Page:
Thanh’s Compassion

Several readers have recently told me that the most interesting character in Last of the Annamese is the South Vietnamese Marine Colonel Pham Ngoc Thanh. Once a monk, now a warrior, Thanh is at once fierce and merciful, courageous and spiritual, strong and gentle. Early in the story, he decides that he will stay in South Vietnam when it falls to the North Vietnamese whom he hates. He feels that it is both his duty and his destiny to face the conquerors he had sacrificed everything to defeat. He knows he will face torture and execution, but he refuses to be evacuated.

Those same readers have pointed out one passage that, for them, sums up Thanh’s character. I quote it below:

With the onset of darkness, Thanh dismissed the junior officers but signaled Chuck to follow him. “We go to the infirmary tent.”

A woman stood outside the entrance lamenting, her voice rising to a shriek. Thanh questioned three other women standing nearby, took the woman in his arms. As the woman’s cries subsided, Chuck heard another sound, a steady scream halted from time to time by an intake of breath. The voice was shattered, broken by constant use but forced to operate in spite of itself, like a machine driven to ruin. Chuck followed Thanh into the tent.

Inside was an overflow of human wreckage—battered, dismembered men, alive only because death, taken by surprise, hadn’t gotten to them yet. Chuck stopped breathing to ward off the stench and locked his throat to keep from vomiting. But he couldn’t block out the screaming.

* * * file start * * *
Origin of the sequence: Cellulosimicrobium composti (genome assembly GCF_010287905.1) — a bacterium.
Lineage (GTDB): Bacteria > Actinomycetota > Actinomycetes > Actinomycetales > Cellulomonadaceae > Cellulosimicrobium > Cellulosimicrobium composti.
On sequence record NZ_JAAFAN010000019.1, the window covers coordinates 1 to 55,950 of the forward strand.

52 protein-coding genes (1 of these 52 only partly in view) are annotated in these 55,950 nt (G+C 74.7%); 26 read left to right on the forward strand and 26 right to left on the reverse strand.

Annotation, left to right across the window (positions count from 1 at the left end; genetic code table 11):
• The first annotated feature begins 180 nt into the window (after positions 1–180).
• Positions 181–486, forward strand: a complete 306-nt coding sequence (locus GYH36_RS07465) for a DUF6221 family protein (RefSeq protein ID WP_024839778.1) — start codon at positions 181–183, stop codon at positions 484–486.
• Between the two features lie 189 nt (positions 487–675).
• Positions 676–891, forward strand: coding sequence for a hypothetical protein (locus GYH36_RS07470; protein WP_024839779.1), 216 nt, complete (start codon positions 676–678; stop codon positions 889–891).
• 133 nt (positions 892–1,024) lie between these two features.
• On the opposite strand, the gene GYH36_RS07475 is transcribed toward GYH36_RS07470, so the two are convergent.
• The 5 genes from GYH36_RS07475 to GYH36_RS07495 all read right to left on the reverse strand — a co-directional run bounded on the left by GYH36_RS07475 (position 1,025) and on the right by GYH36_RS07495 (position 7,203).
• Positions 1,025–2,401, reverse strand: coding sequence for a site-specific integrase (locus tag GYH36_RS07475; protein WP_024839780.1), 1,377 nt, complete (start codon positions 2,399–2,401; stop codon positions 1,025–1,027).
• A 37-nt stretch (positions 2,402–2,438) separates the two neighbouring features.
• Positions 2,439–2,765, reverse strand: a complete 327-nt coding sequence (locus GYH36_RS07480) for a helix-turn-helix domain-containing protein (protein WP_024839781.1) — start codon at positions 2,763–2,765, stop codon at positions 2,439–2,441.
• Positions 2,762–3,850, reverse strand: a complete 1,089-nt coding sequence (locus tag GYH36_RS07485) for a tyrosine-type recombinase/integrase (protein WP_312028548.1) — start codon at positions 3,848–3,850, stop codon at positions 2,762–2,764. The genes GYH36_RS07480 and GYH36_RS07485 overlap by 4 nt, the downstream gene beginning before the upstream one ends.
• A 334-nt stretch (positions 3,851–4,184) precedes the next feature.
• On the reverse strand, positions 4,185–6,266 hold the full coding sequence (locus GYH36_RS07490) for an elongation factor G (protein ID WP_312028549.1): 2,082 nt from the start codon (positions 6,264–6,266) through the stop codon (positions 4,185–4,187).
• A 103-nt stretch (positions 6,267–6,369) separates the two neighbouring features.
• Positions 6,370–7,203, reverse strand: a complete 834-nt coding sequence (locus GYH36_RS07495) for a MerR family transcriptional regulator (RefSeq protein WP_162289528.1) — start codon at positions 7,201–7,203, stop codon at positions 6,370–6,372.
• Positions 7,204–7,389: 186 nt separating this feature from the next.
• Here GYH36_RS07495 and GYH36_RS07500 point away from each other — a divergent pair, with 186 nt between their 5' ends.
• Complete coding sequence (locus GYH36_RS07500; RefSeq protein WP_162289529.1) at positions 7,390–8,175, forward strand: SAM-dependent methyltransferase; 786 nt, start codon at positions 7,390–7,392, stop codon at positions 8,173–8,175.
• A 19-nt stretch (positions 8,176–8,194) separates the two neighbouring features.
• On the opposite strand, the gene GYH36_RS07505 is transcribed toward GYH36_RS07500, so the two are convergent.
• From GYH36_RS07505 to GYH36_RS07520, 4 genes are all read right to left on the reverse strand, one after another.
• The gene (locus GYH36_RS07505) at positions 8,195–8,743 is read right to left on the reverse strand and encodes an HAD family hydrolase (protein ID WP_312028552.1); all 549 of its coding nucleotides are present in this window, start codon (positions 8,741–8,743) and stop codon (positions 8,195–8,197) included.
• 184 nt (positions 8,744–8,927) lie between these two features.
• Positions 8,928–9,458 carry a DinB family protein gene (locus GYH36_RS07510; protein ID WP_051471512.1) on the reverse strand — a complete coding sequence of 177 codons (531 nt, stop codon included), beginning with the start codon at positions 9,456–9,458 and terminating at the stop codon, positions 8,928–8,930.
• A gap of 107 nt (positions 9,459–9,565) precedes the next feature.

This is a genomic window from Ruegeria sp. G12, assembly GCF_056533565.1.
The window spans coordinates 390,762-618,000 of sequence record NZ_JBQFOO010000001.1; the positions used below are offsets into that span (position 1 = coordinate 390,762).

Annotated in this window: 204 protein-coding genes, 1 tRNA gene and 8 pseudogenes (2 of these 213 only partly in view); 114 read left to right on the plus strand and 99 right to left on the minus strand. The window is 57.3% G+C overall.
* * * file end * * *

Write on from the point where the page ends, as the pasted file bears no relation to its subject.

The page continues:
The source was a man at the far end. His skin was charred and bloody, his body a mangled parody of human form. His eyes, with no eyelids to protect them, started from his skull. His mouth was forced open to its limit. His teeth were broken and blackened.

Thanh knelt beside him. He gathered the burned body in his arms and spoke in a sing-song, almost a lullaby. The screaming stopped. The body ceased moving. Thanh straightened. He pulled a stained sheet over the man’s face. Without getting to his feet, he turned to the next mat and spoke to the soldier lying on it.

Chuck watched from the narrow aisle between mats. Thanh moved through the tent and talked to each man. Before Thanh had finished, Chuck, feeling as though he was witnessing death rituals too intimate for a stranger’s eyes, walked from the tent.

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